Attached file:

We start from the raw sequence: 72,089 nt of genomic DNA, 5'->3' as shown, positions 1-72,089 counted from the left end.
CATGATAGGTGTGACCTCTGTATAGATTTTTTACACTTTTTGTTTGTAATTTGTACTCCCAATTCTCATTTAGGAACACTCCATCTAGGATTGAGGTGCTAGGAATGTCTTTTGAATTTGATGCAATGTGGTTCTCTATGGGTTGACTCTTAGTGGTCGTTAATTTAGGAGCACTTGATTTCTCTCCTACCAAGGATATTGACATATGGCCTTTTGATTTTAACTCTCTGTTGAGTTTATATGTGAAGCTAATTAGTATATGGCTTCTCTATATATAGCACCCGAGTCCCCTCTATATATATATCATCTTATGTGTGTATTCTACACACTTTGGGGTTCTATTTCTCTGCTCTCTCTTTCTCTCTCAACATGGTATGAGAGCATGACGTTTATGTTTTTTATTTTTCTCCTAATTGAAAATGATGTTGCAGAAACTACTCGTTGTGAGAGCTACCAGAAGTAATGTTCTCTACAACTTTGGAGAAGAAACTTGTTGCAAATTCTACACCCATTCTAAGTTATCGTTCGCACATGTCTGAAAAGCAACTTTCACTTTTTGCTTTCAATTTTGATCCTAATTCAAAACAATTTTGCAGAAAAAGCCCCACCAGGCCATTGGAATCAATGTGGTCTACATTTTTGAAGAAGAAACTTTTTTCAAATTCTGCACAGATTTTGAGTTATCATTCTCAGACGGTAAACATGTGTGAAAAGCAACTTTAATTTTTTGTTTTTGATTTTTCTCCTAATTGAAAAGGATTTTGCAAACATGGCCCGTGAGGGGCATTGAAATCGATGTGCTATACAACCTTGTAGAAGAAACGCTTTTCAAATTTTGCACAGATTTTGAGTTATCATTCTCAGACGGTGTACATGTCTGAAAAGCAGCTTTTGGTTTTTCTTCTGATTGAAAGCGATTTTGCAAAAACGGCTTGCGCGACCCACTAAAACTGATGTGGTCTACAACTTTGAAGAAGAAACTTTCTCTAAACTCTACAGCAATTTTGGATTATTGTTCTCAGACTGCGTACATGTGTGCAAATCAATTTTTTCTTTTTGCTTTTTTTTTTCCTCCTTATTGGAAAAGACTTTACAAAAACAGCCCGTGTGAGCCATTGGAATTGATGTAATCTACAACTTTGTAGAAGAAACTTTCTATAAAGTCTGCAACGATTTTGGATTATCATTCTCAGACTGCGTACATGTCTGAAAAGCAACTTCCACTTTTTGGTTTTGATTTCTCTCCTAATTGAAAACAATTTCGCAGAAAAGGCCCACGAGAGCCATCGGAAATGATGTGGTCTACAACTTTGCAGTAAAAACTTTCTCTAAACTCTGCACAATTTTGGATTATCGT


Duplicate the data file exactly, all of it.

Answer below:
We start from the raw sequence: 72,089 nt of genomic DNA, 5'->3' as shown, positions 1-72,089 counted from the left end.
CATGATAGGTGTGACCTCTGTATAGATTTTTTACACTTTTTGTTTGTAATTTGTACTCCCAATTCTCATTTAGGAACACTCCATCTAGGATTGAGGTGCTAGGAATGTCTTTTGAATTTGATGCAATGTGGTTCTCTATGGGTTGACTCTTAGTGGTCGTTAATTTAGGAGCACTTGATTTCTCTCCTACCAAGGATATTGACATATGGCCTTTTGATTTTAACTCTCTGTTGAGTTTATATGTGAAGCTAATTAGTATATGGCTTCTCTATATATAGCACCCGAGTCCCCTCTATATATATATCATCTTATGTGTGTATTCTACACACTTTGGGGTTCTATTTCTCTGCTCTCTCTTTCTCTCTCAACATGGTATGAGAGCATGACGTTTATGTTTTTTATTTTTCTCCTAATTGAAAATGATGTTGCAGAAACTACTCGTTGTGAGAGCTACCAGAAGTAATGTTCTCTACAACTTTGGAGAAGAAACTTGTTGCAAATTCTACACCCATTCTAAGTTATCGTTCGCACATGTCTGAAAAGCAACTTTCACTTTTTGCTTTCAATTTTGATCCTAATTCAAAACAATTTTGCAGAAAAAGCCCCACCAGGCCATTGGAATCAATGTGGTCTACATTTTTGAAGAAGAAACTTTTTTCAAATTCTGCACAGATTTTGAGTTATCATTCTCAGACGGTAAACATGTGTGAAAAGCAACTTTAATTTTTTGTTTTTGATTTTTCTCCTAATTGAAAAGGATTTTGCAAACATGGCCCGTGAGGGGCATTGAAATCGATGTGCTATACAACCTTGTAGAAGAAACGCTTTTCAAATTTTGCACAGATTTTGAGTTATCATTCTCAGACGGTGTACATGTCTGAAAAGCAGCTTTTGGTTTTTCTTCTGATTGAAAGCGATTTTGCAAAAACGGCTTGCGCGACCCACTAAAACTGATGTGGTCTACAACTTTGAAGAAGAAACTTTCTCTAAACTCTACAGCAATTTTGGATTATTGTTCTCAGACTGCGTACATGTGTGCAAATCAATTTTTTCTTTTTGCTTTTTTTTTTCCTCCTTATTGGAAAAGACTTTACAAAAACAGCCCGTGTGAGCCATTGGAATTGATGTAATCTACAACTTTGTAGAAGAAACTTTCTATAAAGTCTGCAACGATTTTGGATTATCATTCTCAGACTGCGTACATGTCTGAAAAGCAACTTCCACTTTTTGGTTTTGATTTCTCTCCTAATTGAAAACAATTTCGCAGAAAAGGCCCACGAGAGCCATCGGAAATGATGTGGTCTACAACTTTGCAGTAAAAACTTTCTCTAAACTCTGCACAATTTTGGATTATCGT